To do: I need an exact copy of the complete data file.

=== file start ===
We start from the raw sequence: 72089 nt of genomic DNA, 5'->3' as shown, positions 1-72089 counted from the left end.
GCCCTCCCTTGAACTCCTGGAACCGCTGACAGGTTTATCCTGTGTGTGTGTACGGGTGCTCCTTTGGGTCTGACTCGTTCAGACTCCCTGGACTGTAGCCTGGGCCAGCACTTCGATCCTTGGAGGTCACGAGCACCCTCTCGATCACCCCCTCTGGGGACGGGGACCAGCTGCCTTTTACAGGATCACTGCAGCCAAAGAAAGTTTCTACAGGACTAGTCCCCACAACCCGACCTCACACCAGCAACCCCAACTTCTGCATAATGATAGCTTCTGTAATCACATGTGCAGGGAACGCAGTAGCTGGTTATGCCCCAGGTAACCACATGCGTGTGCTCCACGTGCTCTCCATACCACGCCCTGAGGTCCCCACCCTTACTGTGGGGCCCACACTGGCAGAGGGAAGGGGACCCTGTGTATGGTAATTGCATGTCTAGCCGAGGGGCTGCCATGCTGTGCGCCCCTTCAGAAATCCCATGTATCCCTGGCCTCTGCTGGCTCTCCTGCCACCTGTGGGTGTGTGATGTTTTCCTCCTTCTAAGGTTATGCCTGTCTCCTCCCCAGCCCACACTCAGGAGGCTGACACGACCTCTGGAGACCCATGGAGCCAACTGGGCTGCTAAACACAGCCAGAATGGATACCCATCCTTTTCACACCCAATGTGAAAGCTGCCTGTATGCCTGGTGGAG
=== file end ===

We start from the raw sequence: 72089 nt of genomic DNA, 5'->3' as shown, positions 1-72089 counted from the left end.
GCCCTCCCTTGAACTCCTGGAACCGCTGACAGGTTTATCCTGTGTGTGTGTACGGGTGCTCCTTTGGGTCTGACTCGTTCAGACTCCCTGGACTGTAGCCTGGGCCAGCACTTCGATCCTTGGAGGTCACGAGCACCCTCTCGATCACCCCCTCTGGGGACGGGGACCAGCTGCCTTTTACAGGATCACTGCAGCCAAAGAAAGTTTCTACAGGACTAGTCCCCACAACCCGACCTCACACCAGCAACCCCAACTTCTGCATAATGATAGCTTCTGTAATCACATGTGCAGGGAACGCAGTAGCTGGTTATGCCCCAGGTAACCACATGCGTGTGCTCCACGTGCTCTCCATACCACGCCCTGAGGTCCCCACCCTTACTGTGGGGCCCACACTGGCAGAGGGAAGGGGACCCTGTGTATGGTAATTGCATGTCTAGCCGAGGGGCTGCCATGCTGTGCGCCCCTTCAGAAATCCCATGTATCCCTGGCCTCTGCTGGCTCTCCTGCCACCTGTGGGTGTGTGATGTTTTCCTCCTTCTAAGGTTATGCCTGTCTCCTCCCCAGCCCACACTCAGGAGGCTGACACGACCTCTGGAGACCCATGGAGCCAACTGGGCTGCTAAACACAGCCAGAATGGATACCCATCCTTTTCACACCCAATGTGAAAGCTGCCTGTATGCCTGGTGGAG